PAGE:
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December 2, 2002

DiIulio Backers: Bush’s Faith-Based Plan “Too Extreme”

Listed in: Separation of Church and State, NJDC News, Press Releases

Washington, DC: According to today's Washington Post, John J. DiIulio Jr. - the former head of the White House Office of Faith-Based and Community Initiatives who resigned in 2001 - leveled strong criticism at his former White House colleagues in an Esquire article released yesterday. The Post reports that DiIulio commented, "There is no precedent in any modern White House for what is going on in this one: a complete lack of a policy apparatus. What you've got is everything - and I mean everything - being run by the political arm." The article also notes that while some have blamed DiIulio for the fact that no faith-based legislation has yet been passed by Congress, "Sources close to DiIulio respond that Bush proposed a version that was too extreme in order to please House Republicans."

"Finally, we have supporters of the former director of President Bush's faith-based office saying what we all know to be true: President Bush pushed forward the most extreme version of faith-based legislation possible. In fact it was so extreme and went so far to appease the right-wing of the House Republican caucus that it could not be passed into law," said National Jewish Democratic Council Executive Director Ira N. Forman. "It says a great deal about President Bush that he would risk what the Post called 'one of Bush's six core campaign promises' in an effort to placate the most conservative, extreme elements of the Republican Party.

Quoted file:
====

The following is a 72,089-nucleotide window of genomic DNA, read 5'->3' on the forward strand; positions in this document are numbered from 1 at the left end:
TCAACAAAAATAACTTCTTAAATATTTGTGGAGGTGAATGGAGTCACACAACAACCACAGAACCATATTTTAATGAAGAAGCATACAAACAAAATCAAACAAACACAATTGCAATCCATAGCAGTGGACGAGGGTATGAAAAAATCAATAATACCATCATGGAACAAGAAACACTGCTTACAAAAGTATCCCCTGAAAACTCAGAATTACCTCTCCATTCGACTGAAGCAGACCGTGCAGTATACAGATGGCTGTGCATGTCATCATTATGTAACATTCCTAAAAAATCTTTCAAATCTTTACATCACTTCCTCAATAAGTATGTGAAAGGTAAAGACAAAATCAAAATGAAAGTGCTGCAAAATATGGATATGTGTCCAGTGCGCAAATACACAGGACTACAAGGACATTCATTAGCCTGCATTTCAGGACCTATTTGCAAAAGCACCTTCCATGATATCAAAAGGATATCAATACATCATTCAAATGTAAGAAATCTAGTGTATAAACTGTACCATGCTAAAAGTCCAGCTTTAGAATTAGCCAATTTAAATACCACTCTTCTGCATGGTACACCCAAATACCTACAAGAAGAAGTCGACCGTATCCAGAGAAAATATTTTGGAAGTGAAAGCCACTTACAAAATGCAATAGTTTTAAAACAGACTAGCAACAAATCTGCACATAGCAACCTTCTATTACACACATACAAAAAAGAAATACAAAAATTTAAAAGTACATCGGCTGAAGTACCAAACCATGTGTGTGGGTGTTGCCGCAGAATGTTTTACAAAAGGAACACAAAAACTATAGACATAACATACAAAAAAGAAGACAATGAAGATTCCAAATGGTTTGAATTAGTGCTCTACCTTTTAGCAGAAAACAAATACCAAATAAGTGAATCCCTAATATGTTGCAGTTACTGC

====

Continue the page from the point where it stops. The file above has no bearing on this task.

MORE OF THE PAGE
"In the wake of the 2002 elections, there has been a stampede among the press and pundits to canonize this President. DiIulio's statements make clear that this White House is driven almost exclusively by politics, to the detriment of good public policy," Forman added.